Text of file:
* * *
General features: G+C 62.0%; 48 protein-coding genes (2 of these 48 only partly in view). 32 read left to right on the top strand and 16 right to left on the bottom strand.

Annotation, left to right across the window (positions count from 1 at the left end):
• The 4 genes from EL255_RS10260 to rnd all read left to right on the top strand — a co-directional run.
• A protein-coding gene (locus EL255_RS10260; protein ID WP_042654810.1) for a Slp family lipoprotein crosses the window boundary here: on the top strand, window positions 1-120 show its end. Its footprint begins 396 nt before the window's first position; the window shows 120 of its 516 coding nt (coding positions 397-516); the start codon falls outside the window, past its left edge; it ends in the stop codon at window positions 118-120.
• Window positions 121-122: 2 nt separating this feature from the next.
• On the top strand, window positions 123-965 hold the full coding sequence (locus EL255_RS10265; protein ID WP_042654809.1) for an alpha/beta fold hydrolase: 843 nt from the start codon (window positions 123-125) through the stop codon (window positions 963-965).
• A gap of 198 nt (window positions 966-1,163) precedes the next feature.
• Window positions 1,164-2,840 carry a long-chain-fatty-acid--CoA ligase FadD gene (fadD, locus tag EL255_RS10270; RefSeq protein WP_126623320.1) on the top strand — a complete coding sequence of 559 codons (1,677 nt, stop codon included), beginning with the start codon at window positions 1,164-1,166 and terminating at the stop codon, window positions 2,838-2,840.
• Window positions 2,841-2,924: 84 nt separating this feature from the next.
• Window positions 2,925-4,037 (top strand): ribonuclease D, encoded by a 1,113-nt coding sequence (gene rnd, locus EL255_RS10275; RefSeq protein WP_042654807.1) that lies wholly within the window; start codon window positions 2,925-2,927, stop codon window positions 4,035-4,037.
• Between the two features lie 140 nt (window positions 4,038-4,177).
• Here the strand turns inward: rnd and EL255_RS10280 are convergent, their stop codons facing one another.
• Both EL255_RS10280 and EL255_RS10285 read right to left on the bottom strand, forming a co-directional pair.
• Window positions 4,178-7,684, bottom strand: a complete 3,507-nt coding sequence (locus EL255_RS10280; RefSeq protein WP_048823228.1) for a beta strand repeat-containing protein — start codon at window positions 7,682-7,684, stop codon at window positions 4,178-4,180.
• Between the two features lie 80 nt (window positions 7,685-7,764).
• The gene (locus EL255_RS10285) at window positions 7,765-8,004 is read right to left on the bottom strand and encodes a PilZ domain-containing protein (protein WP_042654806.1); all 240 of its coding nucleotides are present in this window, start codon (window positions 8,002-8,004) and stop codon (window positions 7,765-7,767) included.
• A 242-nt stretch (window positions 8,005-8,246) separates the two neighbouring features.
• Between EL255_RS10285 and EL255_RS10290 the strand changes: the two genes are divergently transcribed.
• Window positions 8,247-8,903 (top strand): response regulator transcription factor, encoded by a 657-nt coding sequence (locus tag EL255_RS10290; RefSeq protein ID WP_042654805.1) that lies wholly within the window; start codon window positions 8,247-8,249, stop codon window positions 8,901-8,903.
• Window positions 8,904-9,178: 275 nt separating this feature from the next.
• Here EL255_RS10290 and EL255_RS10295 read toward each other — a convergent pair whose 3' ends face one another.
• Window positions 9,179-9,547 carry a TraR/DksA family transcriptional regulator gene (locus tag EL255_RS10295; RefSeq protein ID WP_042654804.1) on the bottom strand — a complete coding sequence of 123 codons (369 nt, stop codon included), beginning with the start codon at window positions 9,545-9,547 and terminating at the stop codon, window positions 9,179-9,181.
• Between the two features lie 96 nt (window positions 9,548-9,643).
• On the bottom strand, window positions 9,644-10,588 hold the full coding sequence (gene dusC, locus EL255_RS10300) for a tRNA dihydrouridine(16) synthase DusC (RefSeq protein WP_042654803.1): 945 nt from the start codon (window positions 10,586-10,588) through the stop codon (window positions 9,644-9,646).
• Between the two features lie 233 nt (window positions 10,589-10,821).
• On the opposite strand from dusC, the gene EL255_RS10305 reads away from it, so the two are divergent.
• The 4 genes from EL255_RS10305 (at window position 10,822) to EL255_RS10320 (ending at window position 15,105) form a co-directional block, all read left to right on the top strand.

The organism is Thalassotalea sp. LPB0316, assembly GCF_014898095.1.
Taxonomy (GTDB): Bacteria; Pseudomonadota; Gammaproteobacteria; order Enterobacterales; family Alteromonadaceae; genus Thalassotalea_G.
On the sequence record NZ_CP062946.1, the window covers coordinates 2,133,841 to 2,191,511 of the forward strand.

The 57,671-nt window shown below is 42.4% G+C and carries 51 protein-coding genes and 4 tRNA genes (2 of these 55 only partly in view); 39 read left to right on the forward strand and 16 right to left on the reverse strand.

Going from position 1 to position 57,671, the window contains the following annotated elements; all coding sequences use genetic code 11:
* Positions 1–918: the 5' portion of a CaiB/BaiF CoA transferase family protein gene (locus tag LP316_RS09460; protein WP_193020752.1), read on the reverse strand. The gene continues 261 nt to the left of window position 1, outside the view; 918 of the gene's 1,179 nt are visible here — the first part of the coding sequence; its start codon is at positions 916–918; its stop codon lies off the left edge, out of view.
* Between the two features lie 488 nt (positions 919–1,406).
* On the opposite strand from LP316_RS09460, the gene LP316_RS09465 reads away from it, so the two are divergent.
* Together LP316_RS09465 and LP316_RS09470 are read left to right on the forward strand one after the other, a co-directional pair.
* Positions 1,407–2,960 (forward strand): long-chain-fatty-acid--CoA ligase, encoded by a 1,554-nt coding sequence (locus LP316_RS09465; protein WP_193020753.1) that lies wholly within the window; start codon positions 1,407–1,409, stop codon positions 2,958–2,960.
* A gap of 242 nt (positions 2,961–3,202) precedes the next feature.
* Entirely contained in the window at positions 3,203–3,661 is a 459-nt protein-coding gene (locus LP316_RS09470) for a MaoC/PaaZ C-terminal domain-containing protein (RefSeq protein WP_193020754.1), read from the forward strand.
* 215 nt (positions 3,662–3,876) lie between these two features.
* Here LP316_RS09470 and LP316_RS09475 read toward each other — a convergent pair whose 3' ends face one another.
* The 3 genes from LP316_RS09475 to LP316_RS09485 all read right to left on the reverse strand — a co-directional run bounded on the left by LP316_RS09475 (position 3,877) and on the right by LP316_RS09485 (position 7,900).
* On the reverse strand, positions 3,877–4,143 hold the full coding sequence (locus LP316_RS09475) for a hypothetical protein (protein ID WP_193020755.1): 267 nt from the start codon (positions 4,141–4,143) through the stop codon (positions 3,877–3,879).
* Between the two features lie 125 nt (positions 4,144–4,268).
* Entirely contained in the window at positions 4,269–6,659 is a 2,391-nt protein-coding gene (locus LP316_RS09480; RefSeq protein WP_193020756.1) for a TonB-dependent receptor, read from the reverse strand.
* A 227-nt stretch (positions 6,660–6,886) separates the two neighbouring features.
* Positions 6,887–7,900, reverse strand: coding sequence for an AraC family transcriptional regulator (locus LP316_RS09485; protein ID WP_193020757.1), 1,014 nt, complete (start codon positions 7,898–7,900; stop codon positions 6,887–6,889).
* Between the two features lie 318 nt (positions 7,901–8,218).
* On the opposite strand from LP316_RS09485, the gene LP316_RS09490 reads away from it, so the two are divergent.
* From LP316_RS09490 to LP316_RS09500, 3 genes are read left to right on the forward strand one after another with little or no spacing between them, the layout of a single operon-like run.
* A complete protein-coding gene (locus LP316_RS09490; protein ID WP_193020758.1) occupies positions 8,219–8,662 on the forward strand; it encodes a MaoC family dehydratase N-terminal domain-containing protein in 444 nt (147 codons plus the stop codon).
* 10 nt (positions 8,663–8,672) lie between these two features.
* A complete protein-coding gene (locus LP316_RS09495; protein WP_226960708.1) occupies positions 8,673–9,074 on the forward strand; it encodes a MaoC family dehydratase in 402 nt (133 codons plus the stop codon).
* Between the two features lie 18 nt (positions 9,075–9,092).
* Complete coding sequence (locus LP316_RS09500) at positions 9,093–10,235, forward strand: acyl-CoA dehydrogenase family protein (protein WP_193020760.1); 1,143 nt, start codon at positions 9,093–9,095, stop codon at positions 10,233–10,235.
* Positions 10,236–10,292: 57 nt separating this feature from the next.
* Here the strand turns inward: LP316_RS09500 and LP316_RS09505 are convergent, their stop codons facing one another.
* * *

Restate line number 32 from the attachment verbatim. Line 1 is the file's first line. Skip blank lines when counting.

Going from position 1 to position 57,671, the window contains the following annotated elements; all coding sequences use genetic code 11: